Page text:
„EU Data Protection Act“: (i) by 25 May 2018; European Parliament and Council Directive 95/46/EC on the protection of individuals with regard to the handling of personal data and the free movement of personal data („directive“) and, after 25 May 2018, the European Parliament and Council Regulation 2016/679 on the protection and free movement of individuals with regard to the processing of personal data („General Data Protection Regulation“) („DSVOG“); and (ii) Directive 2002/58/EC on the handling of personal data and privacy in the area of electronic communications and its national implementation (in any event, to be modified, replaced or varied). In accordance with Article 28 of the RGPD, the processor and data processors, a contract for appointment as a data processing contract (DPA) must be signed in writing, including in electronic form. Learn more about DSgvo and offline compliance requirements. 6.1 Places of Transformation. ResIOT™ stores and processes EU data (defined below) in data centres inside and outside the European Union. All other customer data can be transmitted and processed anywhere in the world, where the customer, their related businesses and/or subcontractors perform data processing operations. ResIOT™ will implement appropriate security measures to protect personal data wherever it is processed, in accordance with the requirements of data protection legislation. Therefore, the more precise you are, which will define a better directive and better operational autonomy, the less ambiguous it will be. 3.4 Objection to subcontractors. The customer may object in writing to the order of a new ResIOT ™ subordle for reasonable reasons of data protection and immediately inform resIO™ in writing™ within five (5) calendar days following receipt of the resIOT notification™ in accordance with point 3.3. This communication should set out the reasons for the objection.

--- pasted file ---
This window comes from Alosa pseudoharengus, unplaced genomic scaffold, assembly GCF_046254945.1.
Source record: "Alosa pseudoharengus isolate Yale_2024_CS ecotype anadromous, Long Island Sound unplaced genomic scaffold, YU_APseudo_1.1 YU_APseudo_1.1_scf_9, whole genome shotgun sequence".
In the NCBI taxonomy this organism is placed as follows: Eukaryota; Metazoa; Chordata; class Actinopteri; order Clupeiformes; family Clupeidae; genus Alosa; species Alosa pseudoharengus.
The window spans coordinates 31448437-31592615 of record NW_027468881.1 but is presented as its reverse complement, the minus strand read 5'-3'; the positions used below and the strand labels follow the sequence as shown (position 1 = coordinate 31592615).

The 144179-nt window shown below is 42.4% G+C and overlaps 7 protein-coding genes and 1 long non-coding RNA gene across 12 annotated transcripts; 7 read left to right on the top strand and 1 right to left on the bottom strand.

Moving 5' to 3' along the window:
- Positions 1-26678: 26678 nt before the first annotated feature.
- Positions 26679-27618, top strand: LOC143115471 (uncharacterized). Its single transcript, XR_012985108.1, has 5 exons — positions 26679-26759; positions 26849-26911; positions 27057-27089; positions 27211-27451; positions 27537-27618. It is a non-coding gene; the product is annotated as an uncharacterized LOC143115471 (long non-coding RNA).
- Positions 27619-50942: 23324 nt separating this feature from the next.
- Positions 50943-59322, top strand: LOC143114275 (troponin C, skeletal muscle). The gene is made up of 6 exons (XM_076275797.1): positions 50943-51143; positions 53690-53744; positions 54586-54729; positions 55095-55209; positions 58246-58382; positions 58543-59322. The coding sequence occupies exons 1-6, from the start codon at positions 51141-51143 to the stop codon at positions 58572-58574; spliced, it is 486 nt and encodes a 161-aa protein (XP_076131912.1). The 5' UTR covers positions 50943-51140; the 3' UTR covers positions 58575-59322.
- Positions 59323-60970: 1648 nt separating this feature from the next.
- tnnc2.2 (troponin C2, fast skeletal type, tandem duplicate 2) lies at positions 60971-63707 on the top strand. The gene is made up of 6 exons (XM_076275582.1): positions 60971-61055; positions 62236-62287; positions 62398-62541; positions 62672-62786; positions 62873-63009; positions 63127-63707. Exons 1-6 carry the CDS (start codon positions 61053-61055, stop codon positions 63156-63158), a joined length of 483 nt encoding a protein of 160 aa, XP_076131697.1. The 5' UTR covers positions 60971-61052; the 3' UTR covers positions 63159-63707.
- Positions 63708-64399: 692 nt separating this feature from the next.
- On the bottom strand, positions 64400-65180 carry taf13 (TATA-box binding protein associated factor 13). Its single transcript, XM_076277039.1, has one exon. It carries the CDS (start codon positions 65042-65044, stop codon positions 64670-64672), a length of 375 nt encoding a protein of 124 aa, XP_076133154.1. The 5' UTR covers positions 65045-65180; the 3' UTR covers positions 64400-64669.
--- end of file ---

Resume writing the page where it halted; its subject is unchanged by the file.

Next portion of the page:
In this case, the parties must discuss these issues in good faith in order to reach an economically reasonable solution. If this is not possible, each party can terminate the corresponding services that cannot be provided by ResIOT™ without the use of the subprocessing that is the subject of the operation. A standard established by a processing manager also indicates, at best, all measures deemed necessary by the owner for the protection of personal data processed by the administrator: it is easy to understand that the administrator who wants to accept the task must adapt and accept the requirements set by the owner, including with regard to security measures. A standard prepared by a manager will at least not always be perfectly suited to the wishes and needs of the owner: it will tend to contain the measures already taken by the administrator and this will not necessarily be sufficient for the processing of personal data that the data responsible for processing entrusts to the administrator. But if he intends to use the specific responsibility for the treatment, it is likely that in this case it will be the owner, who will probably have to adapt and accept the measures that the administrator (not the owner) has deemed sufficient. Thus, the standard can become a tool of non-compliance. The number of people in charge of the treatment and the person responsible for the treatment is not sufficient. The self-contained owner comes into play, once called in charge of the treatment.